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Imagine the Scottish Highlands around AD 500. A savagely beautiful landscape—rolling heather and peat-covered hills, pure water flowing from burns and springs, fields of ripe, golden barley gently swaying in the summer Highland breeze. The procedure for producing a fermented, low-alcohol beverage was already known by this time, and Highlanders were already enjoying a primitive form of beer.
The production of alcoholic beverages is considered a significant marker of civilization. The Chinese and ancient Greeks, for example, both produced crudely distilled alcoholic drinks. There is evidence of the distillation process in Britain long before the arrival of the Romans. However, that too was still rudimentary. Unlike the beer of our day, the stuff that Highlanders drank more than 1,500 years ago must have resembled thin, alcoholic oatmeal.
THE VIEW FROM BEN NEVIS, THE HIGHEST POINT IN SCOTLAND.
When the Moors arrived in Europe some time between the ninth and tenth centuries, they brought with them a sophisticated process of distillation originally developed to make fragrances, which was adapted to make spirits from fermented grains. In Britain in the early part of the sixteenth century, because of the perception that whisky possessed medicinal and curative powers, the Guild of Surgeon Barbers was given a monopoly on the production of whisky.
A QUAINT BRIDGE OVER THE RIVER DEE.
The first distillery officially documented was erected sometime in the 1670s, although distillation was occurring well before this time. Ironically, the whisky made by the unlicensed distilleries was said to be of a higher quality than the product made by the “official” distilleries because smugglers did not have to follow the draconian governmental guidelines regulating alcoholic strength and other levels of concentration. By the early nineteenth century, many illicit distilleries became licensed. Many more new distilleries were built on the sites of former illicit stills. Often the smugglers themselves were recruited to run these new legitimate operations, because of their prior experience.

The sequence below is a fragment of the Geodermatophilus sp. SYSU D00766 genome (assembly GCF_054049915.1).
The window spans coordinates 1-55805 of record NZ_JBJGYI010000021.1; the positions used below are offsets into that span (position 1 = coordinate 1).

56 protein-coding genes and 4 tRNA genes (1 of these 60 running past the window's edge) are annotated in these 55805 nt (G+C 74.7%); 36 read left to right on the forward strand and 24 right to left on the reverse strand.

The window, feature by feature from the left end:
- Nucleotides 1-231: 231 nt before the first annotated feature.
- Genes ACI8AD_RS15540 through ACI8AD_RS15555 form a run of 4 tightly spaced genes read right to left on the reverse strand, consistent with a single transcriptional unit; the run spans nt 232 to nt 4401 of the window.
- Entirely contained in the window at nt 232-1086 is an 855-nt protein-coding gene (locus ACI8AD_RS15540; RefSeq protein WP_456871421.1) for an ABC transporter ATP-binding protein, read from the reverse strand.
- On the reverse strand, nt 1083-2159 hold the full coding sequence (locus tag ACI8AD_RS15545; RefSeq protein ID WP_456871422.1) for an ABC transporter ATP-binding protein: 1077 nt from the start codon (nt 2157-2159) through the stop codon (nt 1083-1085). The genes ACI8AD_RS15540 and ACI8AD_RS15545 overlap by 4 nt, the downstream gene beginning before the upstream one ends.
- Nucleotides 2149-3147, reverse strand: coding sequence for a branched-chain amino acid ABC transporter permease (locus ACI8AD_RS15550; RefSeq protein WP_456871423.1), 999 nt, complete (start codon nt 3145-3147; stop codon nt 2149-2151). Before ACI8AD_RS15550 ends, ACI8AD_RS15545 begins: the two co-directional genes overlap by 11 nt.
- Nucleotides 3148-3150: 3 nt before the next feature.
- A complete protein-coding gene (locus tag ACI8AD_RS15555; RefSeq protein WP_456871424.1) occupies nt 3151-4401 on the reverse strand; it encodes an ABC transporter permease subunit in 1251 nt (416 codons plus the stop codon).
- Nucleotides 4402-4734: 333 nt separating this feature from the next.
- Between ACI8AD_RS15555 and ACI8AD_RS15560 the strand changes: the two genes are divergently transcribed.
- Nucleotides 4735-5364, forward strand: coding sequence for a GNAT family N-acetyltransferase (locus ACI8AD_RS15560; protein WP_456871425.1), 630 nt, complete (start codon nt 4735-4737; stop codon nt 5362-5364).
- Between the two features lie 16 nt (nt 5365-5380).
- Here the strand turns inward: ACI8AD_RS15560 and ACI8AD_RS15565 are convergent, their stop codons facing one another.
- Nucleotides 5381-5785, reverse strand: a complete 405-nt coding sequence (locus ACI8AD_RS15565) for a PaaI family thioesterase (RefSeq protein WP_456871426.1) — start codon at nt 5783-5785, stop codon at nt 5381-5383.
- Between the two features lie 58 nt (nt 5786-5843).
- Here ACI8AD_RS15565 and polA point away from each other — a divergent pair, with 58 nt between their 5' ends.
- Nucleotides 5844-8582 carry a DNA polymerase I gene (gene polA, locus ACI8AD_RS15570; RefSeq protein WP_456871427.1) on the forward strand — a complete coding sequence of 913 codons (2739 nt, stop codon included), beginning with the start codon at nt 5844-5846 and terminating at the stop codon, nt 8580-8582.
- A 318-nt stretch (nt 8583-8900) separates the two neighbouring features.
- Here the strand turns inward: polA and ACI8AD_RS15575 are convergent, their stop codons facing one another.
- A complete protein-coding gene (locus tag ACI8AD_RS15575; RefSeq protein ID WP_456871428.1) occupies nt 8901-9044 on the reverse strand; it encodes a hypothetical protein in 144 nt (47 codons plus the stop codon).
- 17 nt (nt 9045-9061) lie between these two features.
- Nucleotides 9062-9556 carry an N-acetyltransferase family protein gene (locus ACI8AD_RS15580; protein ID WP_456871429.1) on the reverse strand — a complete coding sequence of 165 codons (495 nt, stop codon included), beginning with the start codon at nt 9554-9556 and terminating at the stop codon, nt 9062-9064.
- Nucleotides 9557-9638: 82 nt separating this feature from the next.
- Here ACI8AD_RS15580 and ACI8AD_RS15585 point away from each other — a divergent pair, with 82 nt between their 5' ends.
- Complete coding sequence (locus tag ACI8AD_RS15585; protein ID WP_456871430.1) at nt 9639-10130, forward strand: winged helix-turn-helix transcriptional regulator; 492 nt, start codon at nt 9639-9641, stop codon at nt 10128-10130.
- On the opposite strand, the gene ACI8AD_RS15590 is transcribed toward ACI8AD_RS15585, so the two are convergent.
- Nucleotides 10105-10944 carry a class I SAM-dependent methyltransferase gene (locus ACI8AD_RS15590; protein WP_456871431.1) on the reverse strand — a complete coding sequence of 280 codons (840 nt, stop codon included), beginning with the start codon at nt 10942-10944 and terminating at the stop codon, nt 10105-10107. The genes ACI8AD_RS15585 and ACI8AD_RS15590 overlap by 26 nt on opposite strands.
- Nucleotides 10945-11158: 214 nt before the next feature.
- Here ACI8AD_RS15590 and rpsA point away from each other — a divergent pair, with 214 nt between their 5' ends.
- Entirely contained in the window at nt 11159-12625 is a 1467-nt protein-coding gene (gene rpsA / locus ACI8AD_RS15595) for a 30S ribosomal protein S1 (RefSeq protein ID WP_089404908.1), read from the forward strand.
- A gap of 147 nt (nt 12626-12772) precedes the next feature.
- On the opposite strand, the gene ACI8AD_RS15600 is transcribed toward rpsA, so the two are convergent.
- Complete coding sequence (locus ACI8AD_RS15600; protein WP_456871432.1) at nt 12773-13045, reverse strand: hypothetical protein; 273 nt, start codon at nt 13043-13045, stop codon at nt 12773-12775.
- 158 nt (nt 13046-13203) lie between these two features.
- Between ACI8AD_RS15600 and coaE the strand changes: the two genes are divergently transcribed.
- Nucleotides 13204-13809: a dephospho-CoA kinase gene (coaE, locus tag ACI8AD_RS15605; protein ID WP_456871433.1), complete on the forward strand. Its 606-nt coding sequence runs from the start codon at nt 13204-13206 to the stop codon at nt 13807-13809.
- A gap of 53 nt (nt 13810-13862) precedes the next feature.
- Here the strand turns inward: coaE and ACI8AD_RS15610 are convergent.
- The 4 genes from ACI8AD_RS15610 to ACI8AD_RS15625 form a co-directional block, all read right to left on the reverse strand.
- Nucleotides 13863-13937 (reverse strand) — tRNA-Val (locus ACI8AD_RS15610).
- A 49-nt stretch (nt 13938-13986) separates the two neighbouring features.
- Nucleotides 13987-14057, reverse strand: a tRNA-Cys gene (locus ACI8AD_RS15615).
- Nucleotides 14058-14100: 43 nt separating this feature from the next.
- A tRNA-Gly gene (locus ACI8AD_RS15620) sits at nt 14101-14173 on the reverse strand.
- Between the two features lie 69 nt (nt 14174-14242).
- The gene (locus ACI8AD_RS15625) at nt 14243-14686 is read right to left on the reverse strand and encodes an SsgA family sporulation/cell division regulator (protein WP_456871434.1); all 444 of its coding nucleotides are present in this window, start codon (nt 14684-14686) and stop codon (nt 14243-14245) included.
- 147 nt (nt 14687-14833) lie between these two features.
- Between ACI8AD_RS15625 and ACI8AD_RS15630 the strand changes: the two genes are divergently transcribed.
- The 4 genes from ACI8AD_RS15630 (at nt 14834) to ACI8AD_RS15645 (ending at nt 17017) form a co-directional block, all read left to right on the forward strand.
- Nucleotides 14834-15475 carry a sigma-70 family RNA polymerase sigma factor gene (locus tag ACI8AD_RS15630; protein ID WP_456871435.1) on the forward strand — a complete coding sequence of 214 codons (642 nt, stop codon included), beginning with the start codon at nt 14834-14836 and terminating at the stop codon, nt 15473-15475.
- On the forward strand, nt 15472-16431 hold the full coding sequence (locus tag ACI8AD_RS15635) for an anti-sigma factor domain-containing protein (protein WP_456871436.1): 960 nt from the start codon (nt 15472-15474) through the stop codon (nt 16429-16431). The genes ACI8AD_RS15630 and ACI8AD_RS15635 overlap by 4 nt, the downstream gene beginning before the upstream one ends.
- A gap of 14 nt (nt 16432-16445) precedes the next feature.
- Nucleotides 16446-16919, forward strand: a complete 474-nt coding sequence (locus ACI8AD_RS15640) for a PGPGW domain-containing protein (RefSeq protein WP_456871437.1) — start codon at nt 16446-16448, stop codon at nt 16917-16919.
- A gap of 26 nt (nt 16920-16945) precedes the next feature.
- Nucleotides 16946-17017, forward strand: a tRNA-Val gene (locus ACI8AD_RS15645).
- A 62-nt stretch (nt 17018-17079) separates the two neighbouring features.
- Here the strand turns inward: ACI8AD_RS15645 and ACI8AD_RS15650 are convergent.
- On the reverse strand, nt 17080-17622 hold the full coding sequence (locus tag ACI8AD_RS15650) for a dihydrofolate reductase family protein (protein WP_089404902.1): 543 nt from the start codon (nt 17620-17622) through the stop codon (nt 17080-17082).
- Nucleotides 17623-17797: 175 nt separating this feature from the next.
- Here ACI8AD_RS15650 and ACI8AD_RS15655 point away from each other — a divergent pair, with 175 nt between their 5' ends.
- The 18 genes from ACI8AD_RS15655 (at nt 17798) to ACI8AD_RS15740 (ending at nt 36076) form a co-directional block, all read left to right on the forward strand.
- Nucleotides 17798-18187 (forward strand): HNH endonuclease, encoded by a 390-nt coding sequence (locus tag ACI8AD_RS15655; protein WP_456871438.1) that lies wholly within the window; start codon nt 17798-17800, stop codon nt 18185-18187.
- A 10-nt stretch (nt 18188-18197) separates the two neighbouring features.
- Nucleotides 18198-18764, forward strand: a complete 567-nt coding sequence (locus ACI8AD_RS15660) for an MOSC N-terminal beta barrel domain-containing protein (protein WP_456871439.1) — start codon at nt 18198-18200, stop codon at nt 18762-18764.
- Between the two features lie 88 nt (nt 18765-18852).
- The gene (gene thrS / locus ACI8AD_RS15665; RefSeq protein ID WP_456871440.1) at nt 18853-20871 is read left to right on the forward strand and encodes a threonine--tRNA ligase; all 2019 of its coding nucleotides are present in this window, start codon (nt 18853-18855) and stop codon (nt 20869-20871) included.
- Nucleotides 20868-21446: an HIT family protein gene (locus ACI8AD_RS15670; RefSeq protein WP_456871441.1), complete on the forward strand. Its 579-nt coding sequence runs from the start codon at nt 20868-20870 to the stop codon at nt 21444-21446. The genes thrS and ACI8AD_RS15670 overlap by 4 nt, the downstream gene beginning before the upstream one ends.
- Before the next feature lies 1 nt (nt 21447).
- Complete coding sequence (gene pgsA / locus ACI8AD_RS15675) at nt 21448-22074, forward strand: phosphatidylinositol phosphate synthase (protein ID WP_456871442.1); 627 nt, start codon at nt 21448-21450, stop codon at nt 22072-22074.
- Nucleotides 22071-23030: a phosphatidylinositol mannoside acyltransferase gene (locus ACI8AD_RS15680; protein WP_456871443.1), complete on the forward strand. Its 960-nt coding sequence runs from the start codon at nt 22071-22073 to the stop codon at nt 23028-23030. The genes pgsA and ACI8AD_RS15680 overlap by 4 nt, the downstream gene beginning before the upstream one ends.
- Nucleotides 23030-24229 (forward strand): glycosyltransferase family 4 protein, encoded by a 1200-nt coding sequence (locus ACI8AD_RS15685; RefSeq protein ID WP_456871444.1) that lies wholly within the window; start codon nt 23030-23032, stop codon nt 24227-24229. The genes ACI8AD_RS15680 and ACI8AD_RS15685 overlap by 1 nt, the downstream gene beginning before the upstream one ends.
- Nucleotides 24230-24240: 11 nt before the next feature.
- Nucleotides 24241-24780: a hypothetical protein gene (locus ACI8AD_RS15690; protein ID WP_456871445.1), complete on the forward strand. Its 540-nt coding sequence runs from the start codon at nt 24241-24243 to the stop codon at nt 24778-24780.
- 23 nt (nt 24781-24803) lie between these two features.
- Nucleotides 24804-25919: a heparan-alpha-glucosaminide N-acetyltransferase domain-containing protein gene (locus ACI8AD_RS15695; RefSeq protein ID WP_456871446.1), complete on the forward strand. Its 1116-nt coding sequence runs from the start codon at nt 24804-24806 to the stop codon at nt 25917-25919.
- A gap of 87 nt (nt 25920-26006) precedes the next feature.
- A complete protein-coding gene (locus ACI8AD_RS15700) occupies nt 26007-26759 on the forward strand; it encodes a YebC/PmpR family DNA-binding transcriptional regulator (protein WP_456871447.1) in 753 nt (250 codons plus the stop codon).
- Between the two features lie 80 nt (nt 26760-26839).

HEATHER-COVERED HILLS DOT THE LANDSCAPE OF SCOTLAND.
Andrew Usher, who was an agent for Glenlivet Distillery, famous even in 1853, came up with the first vatted malt and gave it a proprietary name, Usher’s Old Vatted Glenlivet. A specified blend of malt whiskies of various designated ages, Usher’s recipe could be predictably reproduced. Up until this point, blending was used to hide the flaws of cheaper whisky by adding small amounts of good malt. Whisky was delivered to wholesalers in either wooden casks or stone jars. Then the blending was done by grocers, wine and spirit merchants, and inn owners. But with Usher’s Old Vatted Glenlivet, an affordable good drink was now available in a bottle and made available to the general public. Other blended recipes developed during this period, including Dewar’s, Haig, and Johnnie Walker. Between the new ease of production and transportation and a high-quality product, whisky exporting flourished.
DEWAR’S WAS ONE OF THE FIRST BLENDED WHISKIES; THIS BOTTLE IS FROM THE 1880S.
Starting in 1860 and lasting until the late 1890s, a vine-killing microscopic bug called phylloxera destroyed most of the vineyards in France. Because no grapes were available, brandy could no longer be produced in commercial quantities. Scotch filled the gap in that market and fully established itself as a desirable and sought-after beverage all over the world.
Since 1900, the popularity of malt whisky has gone through several cycles of expansion and contraction. The major events of the twentieth century—World War I, the Great Depression, Prohibition, and World War II—severely impacted the production and consumption of whisky. After each of these catastrophic events, however, the whisky industry revived itself. Through intense determination, perseverance, and skill, whisky makers continue to produce to this day a great variety of whiskies of consistently high quality, great breed, and distinct style. Times have never been better for lovers of malt.